Community colleges traditionally have provided a combination of liberal arts education and/or career training, depending on a student’s goals and outlook.
But increasingly, two-year colleges are adding a third leg to their stools aimed at building more socially aware citizens through civic engagement programs that combine elements of community service and getting involved in the democratic process with classroom reflection that distills and solidifies the lessons learned.
Colleges cite similar reasons why they consider civic engagement programs important. At Salt Lake Community College in Salt Lake City, the Thayne Center for Service & Learning was founded in 1994 out of a belief that higher educational institutions had an obligation to create an actively engaged citizenry, says Sean Crossland, director of the center.
“I see it as a great necessity, and an obligation of higher ed, to not just churn out the next round of the workforce but to create an engaged citizenry that can make informed decisions and engage in democracy,” he says.
To that end, Salt Lake has inserted community as one of the values listed in its strategic plan and cited increasing the culture of community engagement as one of five strategies in a campus-wide civic action plan. Employees of the college receive 24 hours of paid leave to do service in the community, Crossland says.
“That can look however they want,” he says. “Their supervisors are not able to discriminate based on where they serve. It’s meant to be their opportunity to get involved in the community in a way they care about. That’s a commitment from the institution that we do believe we are very much part of our community.”
The Center for Service & Learning has become much more a part of the typical student’s experience at Salt Lake, and few people resist that concept anymore, Crossland says.
“It no longer feels like it’s about the challenge of legitimizing our work, it’s the challenge of operationalizing it and seeing where it fits,” he says. “I don’t think there’s a whole lot of pushback against this work.”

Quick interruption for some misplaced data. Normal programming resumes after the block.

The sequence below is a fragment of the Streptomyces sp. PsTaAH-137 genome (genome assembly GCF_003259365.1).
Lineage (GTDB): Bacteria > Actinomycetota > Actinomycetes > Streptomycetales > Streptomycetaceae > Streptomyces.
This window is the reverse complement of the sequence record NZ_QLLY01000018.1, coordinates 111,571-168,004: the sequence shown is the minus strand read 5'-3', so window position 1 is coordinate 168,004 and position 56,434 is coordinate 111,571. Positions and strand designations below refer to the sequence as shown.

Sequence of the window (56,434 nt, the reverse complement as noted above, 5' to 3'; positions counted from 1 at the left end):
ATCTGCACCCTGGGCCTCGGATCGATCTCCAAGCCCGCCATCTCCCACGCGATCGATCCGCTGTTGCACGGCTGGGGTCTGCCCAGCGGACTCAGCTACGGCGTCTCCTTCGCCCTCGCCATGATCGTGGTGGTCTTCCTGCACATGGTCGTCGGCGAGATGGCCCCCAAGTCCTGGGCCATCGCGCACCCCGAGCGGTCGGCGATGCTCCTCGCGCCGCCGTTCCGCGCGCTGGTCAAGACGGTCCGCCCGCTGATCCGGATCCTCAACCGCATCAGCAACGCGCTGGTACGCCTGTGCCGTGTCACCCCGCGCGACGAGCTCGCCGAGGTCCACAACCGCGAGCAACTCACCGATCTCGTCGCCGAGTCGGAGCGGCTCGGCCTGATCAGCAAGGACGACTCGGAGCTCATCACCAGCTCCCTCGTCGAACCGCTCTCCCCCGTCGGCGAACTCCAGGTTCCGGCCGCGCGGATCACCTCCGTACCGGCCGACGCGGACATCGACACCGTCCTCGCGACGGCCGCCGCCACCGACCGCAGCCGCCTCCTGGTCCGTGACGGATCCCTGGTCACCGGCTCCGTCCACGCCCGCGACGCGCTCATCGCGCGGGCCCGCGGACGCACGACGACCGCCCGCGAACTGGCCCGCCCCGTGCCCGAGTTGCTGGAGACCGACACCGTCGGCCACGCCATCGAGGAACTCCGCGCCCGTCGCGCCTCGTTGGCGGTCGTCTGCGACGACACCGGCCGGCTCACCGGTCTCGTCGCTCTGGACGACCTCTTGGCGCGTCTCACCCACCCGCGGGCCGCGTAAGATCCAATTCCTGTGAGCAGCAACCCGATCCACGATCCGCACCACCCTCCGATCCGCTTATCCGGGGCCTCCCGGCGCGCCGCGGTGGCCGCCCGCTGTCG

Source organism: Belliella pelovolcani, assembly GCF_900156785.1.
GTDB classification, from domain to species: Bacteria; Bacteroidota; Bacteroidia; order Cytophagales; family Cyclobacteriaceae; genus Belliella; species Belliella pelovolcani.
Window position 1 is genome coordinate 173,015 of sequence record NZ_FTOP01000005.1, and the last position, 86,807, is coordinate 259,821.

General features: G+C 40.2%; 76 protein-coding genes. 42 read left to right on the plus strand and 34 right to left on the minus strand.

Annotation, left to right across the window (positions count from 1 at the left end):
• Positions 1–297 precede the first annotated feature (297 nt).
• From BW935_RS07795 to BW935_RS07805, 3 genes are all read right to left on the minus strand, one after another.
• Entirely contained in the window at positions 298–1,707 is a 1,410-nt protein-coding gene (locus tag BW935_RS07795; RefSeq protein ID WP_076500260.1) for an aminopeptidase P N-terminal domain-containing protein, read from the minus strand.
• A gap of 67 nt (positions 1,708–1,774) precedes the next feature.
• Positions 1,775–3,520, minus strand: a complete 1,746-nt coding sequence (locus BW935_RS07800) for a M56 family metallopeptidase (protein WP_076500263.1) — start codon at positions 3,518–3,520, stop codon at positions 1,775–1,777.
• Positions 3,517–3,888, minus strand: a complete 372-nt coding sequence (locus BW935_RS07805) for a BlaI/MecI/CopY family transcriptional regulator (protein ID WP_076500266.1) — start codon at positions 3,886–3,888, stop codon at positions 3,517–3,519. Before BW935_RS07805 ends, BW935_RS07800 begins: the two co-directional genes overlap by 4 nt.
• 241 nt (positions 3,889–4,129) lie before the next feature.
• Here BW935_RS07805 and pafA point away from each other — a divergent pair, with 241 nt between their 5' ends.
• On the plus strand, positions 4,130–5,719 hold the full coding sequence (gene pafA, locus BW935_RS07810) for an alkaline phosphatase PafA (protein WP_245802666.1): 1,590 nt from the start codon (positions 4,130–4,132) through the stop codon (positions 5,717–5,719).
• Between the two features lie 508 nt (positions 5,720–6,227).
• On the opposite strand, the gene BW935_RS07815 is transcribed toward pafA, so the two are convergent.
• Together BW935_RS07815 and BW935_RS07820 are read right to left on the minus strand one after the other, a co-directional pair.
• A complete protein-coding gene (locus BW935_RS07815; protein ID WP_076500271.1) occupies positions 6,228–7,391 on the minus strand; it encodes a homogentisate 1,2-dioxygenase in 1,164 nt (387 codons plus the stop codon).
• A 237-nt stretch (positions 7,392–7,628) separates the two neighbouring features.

Helping with knowledge retention
Nassau Community College in Garden City, New York, formalized its Center for Service Learning in 2010 partly due to State University of New York requirements that all colleges do applied learning but also out of a belief that students learn better by doing, says Evangeline Manjares, dean of academic and student services.
“We believe that students will remember what they do in service learning, instead of thinking about what the lecture was in the classroom,” she says. “We also believe it helps with our retention, and it improves their graduation and employment outcomes. It can make our academics more relevant by connecting students with their work, and integrating work experience with the curriculum.”
Although not all faculty and students are on board, increasing numbers of them realize that civic engagement and service learning not only broadens opportunities for students but also improve community relationships, Manjares says. “Everyone is too involved with looking at our cell phones,” she says. “It’s time to maybe share some of their cell phone time with the community.”
Understanding roles in society
Duane Oakes, faculty director at the Center for Community & Civic Engagement at Mesa Community College in Arizona, believes the civic engagement work at his campus, which dates to the early 1990s, is probably the most important function the college serves.
“It does no good to educate a doctor, lawyer, teacher, whatever it is, if those individuals don’t understand their role in society,” he says. “There’s nothing more important I can do than to graduate a student who’s a better citizen. We think our mission is to prepare a workforce, but they already know they have to get jobs. We also want to give them the skills, knowledge and abilities to be better citizens, so they can make a difference in the communities where they live and work.”
Q&A with Ralph Nader: The long-time activist talks about the need for civic engagement on community college campuses and how his older brother used those principles to start a Connecticut community college.
Students always tell Oakes, who is also campus coordinator for a national umbrella group called The Democracy Commitment, that they like to learn by doing, yet too many academic programs don’t take that into account and focus solely on more traditional lecture environments.
“We need to change the way we teach, to make the things we teach relevant and alive,” he says. “They walk out of classes I’ve taught, and they’re engaged in things they know can make a difference.”
Besides, service learning can help further career exploration, Oakes says, which is why Mesa has placed civic engagement alongside communication, critical thinking and cultural engagement as its four key student learning outcomes.
“It’s about understanding our society, and improving the quality of life through political and nonpolitical means,” he says. “We’re putting the ‘community’ back into community college.”